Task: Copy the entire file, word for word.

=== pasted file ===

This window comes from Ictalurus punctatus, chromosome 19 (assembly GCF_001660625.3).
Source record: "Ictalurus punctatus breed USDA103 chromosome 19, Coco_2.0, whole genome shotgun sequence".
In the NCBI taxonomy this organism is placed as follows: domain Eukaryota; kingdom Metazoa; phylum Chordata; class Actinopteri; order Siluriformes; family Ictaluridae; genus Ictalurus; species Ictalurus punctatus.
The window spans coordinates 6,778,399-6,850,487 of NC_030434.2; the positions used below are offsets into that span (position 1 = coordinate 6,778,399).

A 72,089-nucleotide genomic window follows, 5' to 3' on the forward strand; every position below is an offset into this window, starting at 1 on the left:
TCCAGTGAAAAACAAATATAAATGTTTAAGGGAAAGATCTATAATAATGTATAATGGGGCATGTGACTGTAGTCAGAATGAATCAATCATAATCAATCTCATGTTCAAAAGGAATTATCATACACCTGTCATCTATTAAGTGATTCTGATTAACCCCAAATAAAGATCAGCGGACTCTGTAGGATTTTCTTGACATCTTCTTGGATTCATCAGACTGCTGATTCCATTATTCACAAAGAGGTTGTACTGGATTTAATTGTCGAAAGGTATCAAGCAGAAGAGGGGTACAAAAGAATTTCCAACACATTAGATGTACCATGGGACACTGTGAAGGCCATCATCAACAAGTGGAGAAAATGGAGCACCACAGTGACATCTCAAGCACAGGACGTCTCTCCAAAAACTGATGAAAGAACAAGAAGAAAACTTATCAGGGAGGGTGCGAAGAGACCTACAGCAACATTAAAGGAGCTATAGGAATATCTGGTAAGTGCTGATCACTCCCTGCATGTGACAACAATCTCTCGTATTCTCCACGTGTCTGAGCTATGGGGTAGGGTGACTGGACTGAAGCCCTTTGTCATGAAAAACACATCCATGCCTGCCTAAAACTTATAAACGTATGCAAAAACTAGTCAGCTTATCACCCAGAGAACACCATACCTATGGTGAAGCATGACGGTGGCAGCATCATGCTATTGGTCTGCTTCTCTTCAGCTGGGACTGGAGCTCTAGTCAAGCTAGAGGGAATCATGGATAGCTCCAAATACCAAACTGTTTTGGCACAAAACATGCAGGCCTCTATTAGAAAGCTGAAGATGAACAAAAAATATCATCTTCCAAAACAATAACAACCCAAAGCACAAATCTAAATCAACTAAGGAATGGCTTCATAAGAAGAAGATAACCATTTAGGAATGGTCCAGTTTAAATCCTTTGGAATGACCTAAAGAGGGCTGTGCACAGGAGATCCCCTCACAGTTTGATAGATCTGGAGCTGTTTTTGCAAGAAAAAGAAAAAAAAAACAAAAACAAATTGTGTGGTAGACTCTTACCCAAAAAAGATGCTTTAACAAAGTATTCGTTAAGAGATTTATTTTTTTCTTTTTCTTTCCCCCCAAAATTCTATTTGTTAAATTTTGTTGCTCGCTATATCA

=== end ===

This window comes from Ictalurus punctatus, chromosome 19 (assembly GCF_001660625.3).
Source record: "Ictalurus punctatus breed USDA103 chromosome 19, Coco_2.0, whole genome shotgun sequence".
In the NCBI taxonomy this organism is placed as follows: domain Eukaryota; kingdom Metazoa; phylum Chordata; class Actinopteri; order Siluriformes; family Ictaluridae; genus Ictalurus; species Ictalurus punctatus.
The window spans coordinates 6,778,399-6,850,487 of NC_030434.2; the positions used below are offsets into that span (position 1 = coordinate 6,778,399).

A 72,089-nucleotide genomic window follows, 5' to 3' on the forward strand; every position below is an offset into this window, starting at 1 on the left:
TCCAGTGAAAAACAAATATAAATGTTTAAGGGAAAGATCTATAATAATGTATAATGGGGCATGTGACTGTAGTCAGAATGAATCAATCATAATCAATCTCATGTTCAAAAGGAATTATCATACACCTGTCATCTATTAAGTGATTCTGATTAACCCCAAATAAAGATCAGCGGACTCTGTAGGATTTTCTTGACATCTTCTTGGATTCATCAGACTGCTGATTCCATTATTCACAAAGAGGTTGTACTGGATTTAATTGTCGAAAGGTATCAAGCAGAAGAGGGGTACAAAAGAATTTCCAACACATTAGATGTACCATGGGACACTGTGAAGGCCATCATCAACAAGTGGAGAAAATGGAGCACCACAGTGACATCTCAAGCACAGGACGTCTCTCCAAAAACTGATGAAAGAACAAGAAGAAAACTTATCAGGGAGGGTGCGAAGAGACCTACAGCAACATTAAAGGAGCTATAGGAATATCTGGTAAGTGCTGATCACTCCCTGCATGTGACAACAATCTCTCGTATTCTCCACGTGTCTGAGCTATGGGGTAGGGTGACTGGACTGAAGCCCTTTGTCATGAAAAACACATCCATGCCTGCCTAAAACTTATAAACGTATGCAAAAACTAGTCAGCTTATCACCCAGAGAACACCATACCTATGGTGAAGCATGACGGTGGCAGCATCATGCTATTGGTCTGCTTCTCTTCAGCTGGGACTGGAGCTCTAGTCAAGCTAGAGGGAATCATGGATAGCTCCAAATACCAAACTGTTTTGGCACAAAACATGCAGGCCTCTATTAGAAAGCTGAAGATGAACAAAAAATATCATCTTCCAAAACAATAACAACCCAAAGCACAAATCTAAATCAACTAAGGAATGGCTTCATAAGAAGAAGATAACCATTTAGGAATGGTCCAGTTTAAATCCTTTGGAATGACCTAAAGAGGGCTGTGCACAGGAGATCCCCTCACAGTTTGATAGATCTGGAGCTGTTTTTGCAAGAAAAAGAAAAAAAAAACAAAAACAAATTGTGTGGTAGACTCTTACCCAAAAAAGATGCTTTAACAAAGTATTCGTTAAGAGATTTATTTTTTTCTTTTTCTTTCCCCCCAAAATTCTATTTGTTAAATTTTGTTGCTCGCTATATCA